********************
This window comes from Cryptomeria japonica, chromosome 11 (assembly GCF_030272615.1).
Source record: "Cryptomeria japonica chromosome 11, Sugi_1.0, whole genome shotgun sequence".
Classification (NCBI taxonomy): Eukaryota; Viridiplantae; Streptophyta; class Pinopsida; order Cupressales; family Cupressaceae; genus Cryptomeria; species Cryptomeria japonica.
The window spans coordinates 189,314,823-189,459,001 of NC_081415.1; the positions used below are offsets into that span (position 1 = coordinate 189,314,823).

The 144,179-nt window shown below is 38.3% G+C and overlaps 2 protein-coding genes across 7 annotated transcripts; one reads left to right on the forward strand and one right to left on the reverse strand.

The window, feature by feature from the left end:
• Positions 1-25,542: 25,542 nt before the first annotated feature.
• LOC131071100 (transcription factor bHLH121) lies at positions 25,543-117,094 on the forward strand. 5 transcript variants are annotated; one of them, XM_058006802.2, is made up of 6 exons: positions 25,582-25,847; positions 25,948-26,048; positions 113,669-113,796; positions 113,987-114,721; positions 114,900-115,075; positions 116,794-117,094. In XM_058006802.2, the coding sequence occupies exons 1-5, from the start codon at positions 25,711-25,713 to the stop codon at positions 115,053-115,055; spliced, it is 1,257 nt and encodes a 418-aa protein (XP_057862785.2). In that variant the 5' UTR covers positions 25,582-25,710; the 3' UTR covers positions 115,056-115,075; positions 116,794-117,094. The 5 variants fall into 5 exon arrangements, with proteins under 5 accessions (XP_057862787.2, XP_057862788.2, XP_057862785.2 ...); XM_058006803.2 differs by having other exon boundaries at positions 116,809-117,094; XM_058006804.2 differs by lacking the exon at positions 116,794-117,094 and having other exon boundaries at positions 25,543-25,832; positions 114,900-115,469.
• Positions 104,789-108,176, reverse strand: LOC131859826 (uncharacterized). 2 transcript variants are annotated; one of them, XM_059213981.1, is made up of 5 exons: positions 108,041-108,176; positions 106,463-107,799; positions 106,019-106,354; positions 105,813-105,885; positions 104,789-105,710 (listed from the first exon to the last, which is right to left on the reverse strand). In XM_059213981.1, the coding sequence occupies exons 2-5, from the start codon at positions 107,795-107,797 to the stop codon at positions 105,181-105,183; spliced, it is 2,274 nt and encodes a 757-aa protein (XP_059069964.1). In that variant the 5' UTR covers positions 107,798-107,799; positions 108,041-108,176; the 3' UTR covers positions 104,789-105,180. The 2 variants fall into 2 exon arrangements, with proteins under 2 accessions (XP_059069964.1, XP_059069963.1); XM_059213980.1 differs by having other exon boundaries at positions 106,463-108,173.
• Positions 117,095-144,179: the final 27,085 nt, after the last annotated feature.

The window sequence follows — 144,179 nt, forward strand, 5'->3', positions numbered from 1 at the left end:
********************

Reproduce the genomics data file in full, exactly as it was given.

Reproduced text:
This window comes from Cryptomeria japonica, chromosome 11 (assembly GCF_030272615.1).
Source record: "Cryptomeria japonica chromosome 11, Sugi_1.0, whole genome shotgun sequence".
Classification (NCBI taxonomy): Eukaryota; Viridiplantae; Streptophyta; class Pinopsida; order Cupressales; family Cupressaceae; genus Cryptomeria; species Cryptomeria japonica.
The window spans coordinates 189,314,823-189,459,001 of NC_081415.1; the positions used below are offsets into that span (position 1 = coordinate 189,314,823).

The 144,179-nt window shown below is 38.3% G+C and overlaps 2 protein-coding genes across 7 annotated transcripts; one reads left to right on the forward strand and one right to left on the reverse strand.

The window, feature by feature from the left end:
• Positions 1-25,542: 25,542 nt before the first annotated feature.
• LOC131071100 (transcription factor bHLH121) lies at positions 25,543-117,094 on the forward strand. 5 transcript variants are annotated; one of them, XM_058006802.2, is made up of 6 exons: positions 25,582-25,847; positions 25,948-26,048; positions 113,669-113,796; positions 113,987-114,721; positions 114,900-115,075; positions 116,794-117,094. In XM_058006802.2, the coding sequence occupies exons 1-5, from the start codon at positions 25,711-25,713 to the stop codon at positions 115,053-115,055; spliced, it is 1,257 nt and encodes a 418-aa protein (XP_057862785.2). In that variant the 5' UTR covers positions 25,582-25,710; the 3' UTR covers positions 115,056-115,075; positions 116,794-117,094. The 5 variants fall into 5 exon arrangements, with proteins under 5 accessions (XP_057862787.2, XP_057862788.2, XP_057862785.2 ...); XM_058006803.2 differs by having other exon boundaries at positions 116,809-117,094; XM_058006804.2 differs by lacking the exon at positions 116,794-117,094 and having other exon boundaries at positions 25,543-25,832; positions 114,900-115,469.
• Positions 104,789-108,176, reverse strand: LOC131859826 (uncharacterized). 2 transcript variants are annotated; one of them, XM_059213981.1, is made up of 5 exons: positions 108,041-108,176; positions 106,463-107,799; positions 106,019-106,354; positions 105,813-105,885; positions 104,789-105,710 (listed from the first exon to the last, which is right to left on the reverse strand). In XM_059213981.1, the coding sequence occupies exons 2-5, from the start codon at positions 107,795-107,797 to the stop codon at positions 105,181-105,183; spliced, it is 2,274 nt and encodes a 757-aa protein (XP_059069964.1). In that variant the 5' UTR covers positions 107,798-107,799; positions 108,041-108,176; the 3' UTR covers positions 104,789-105,180. The 2 variants fall into 2 exon arrangements, with proteins under 2 accessions (XP_059069964.1, XP_059069963.1); XM_059213980.1 differs by having other exon boundaries at positions 106,463-108,173.
• Positions 117,095-144,179: the final 27,085 nt, after the last annotated feature.

The window sequence follows — 144,179 nt, forward strand, 5'->3', positions numbered from 1 at the left end: